In today’s globalised world, where markets are increasingly borderless, how does the domestic regulator enforce national objectives in consumer protection, professional standards, taxes and competition? Let’s be honest, it’s not easy to enforce these objectives within the border, imagine across borders, where the language and legal systems are different and, most importantly, there is no own state power of the jurisdiction setting up requirements. Cross-border product enforcement has matured in recent years in line with consumer demand for quality and stricter enforcement through customs and sometimes even postal services. Requirements for cross-border services, however, have been more difficult to enforce due to the variety of channels that services consumers and businesses currently use, particularly digital services. This howtoregulate article focuses on how the regulation of cross-border services could be better enforced so that compliance with service requirements by traders outside of the jurisdiction are similar, or at least not too dissimilar, to those within the regulator’s jurisdiction. Continue reading Regulating Cross Border Services

Regulating alcohol consumption in the absence of a medically determined safe level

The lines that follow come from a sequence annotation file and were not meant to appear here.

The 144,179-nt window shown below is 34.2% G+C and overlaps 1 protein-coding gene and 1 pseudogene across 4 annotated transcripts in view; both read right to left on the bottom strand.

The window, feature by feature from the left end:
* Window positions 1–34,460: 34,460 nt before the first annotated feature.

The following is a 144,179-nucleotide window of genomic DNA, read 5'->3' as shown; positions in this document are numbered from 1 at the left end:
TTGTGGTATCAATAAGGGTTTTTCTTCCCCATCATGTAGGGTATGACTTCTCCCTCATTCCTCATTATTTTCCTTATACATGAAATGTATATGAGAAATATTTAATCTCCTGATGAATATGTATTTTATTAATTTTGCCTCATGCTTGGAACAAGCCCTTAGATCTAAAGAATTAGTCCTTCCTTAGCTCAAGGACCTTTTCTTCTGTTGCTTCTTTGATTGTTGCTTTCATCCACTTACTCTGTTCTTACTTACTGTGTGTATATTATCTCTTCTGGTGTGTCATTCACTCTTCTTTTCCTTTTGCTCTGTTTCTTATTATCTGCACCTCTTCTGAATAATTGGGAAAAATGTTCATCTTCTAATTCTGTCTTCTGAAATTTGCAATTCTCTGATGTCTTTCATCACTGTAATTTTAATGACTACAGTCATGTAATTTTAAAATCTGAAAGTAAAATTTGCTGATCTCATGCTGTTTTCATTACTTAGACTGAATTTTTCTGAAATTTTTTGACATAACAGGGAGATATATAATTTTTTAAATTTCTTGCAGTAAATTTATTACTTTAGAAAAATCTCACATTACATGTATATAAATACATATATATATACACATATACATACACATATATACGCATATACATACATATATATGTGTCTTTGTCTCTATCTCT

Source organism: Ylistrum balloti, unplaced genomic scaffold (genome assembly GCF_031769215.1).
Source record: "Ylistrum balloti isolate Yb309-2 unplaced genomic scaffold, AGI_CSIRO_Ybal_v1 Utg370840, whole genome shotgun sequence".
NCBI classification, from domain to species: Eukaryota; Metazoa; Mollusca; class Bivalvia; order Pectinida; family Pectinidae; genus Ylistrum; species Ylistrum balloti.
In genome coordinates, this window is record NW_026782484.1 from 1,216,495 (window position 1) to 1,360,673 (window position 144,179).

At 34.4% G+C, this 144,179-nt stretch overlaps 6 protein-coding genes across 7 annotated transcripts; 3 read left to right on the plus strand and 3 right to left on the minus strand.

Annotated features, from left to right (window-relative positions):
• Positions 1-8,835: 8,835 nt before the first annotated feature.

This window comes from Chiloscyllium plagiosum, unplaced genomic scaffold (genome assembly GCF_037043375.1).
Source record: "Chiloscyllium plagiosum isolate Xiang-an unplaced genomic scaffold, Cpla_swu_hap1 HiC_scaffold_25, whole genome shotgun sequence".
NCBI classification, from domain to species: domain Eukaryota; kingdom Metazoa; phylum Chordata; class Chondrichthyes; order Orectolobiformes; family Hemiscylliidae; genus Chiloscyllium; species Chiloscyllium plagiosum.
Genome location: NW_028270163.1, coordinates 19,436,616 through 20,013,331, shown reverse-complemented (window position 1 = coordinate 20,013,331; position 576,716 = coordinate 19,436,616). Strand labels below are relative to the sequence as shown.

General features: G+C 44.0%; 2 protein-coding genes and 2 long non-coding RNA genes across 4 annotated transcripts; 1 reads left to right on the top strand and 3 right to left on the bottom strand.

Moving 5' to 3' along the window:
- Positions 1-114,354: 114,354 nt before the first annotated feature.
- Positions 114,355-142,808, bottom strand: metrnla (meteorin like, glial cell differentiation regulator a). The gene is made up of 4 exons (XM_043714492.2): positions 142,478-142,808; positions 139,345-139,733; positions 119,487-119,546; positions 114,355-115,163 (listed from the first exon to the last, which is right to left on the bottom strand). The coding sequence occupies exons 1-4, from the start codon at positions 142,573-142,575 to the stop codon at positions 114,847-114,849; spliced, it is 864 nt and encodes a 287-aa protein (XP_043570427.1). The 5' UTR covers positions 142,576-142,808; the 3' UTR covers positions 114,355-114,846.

According to The Lancet “alcohol use is a leading risk factor for global disease burden and causes substantial health loss”1. In fact, it is the seventh leading risk factor globally for mortality and disease finding that “the risk of all-cause mortality, and of cancers specifically, rises with increasing levels of consumption, and the level of consumption that minimises health loss is zero”2. These results suggest that alcohol control policies and regulations that have traditionally focused on “responsible” or “safe” alcohol consumption might need to be revised worldwide, refocusing on efforts to lower overall population-level consumption. Some states (eg. Australia) are currently reviewing their alcohol control regime and with The Lancet’s recent publication more jurisdictions are expected to follow. This howtoregulate article examines the international and national alcohol control regulations to determine good regulatory techniques that could assist states’ reviews of existing regulation. Continue reading Regulating alcohol consumption in the absence of a medically determined safe level

Report on Artificial Intelligence: Part II – outline of future regulation of AI